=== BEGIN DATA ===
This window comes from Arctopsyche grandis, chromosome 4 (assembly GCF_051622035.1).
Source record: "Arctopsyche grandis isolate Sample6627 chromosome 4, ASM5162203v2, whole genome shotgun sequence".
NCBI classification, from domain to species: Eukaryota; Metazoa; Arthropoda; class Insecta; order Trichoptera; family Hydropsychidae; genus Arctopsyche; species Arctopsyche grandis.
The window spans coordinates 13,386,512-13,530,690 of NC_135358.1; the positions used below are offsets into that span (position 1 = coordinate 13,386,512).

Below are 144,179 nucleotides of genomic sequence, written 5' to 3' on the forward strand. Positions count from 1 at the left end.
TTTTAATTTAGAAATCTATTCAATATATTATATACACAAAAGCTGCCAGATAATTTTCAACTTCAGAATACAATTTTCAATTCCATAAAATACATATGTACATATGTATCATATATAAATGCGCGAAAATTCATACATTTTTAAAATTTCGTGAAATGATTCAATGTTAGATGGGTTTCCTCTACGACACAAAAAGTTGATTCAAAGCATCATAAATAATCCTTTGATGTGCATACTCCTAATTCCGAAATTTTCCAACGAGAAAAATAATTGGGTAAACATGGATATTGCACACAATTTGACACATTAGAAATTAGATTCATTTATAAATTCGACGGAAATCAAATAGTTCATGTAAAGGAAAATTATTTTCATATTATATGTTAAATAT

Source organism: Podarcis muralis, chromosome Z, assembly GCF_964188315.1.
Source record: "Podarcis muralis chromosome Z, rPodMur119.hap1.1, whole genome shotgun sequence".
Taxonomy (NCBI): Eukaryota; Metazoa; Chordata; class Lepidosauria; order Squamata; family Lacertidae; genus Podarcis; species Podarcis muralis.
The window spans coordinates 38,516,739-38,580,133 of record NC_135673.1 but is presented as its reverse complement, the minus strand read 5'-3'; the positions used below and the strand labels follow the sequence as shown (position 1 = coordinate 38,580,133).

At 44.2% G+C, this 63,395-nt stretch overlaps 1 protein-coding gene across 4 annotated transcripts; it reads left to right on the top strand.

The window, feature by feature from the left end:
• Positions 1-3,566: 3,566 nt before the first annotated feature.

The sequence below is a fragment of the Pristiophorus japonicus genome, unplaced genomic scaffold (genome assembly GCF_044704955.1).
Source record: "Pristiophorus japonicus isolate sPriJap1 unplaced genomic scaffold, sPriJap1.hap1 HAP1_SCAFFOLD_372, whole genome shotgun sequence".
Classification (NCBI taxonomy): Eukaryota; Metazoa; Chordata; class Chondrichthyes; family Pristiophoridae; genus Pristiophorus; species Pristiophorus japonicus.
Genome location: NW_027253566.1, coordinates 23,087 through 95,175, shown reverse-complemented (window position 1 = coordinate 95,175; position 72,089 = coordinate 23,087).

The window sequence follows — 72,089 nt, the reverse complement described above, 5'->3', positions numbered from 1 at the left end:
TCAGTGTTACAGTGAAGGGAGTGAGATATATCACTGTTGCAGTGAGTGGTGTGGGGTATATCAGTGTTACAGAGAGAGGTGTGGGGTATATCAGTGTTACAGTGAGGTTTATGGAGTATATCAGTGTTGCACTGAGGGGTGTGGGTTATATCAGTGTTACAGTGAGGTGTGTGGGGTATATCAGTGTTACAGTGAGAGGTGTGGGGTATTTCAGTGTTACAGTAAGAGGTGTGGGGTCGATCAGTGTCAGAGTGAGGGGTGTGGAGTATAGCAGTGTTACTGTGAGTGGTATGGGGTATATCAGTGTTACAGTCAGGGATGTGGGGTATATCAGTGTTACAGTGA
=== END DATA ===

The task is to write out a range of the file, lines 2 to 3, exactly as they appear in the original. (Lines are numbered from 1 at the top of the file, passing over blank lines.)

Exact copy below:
Source record: "Arctopsyche grandis isolate Sample6627 chromosome 4, ASM5162203v2, whole genome shotgun sequence".
NCBI classification, from domain to species: Eukaryota; Metazoa; Arthropoda; class Insecta; order Trichoptera; family Hydropsychidae; genus Arctopsyche; species Arctopsyche grandis.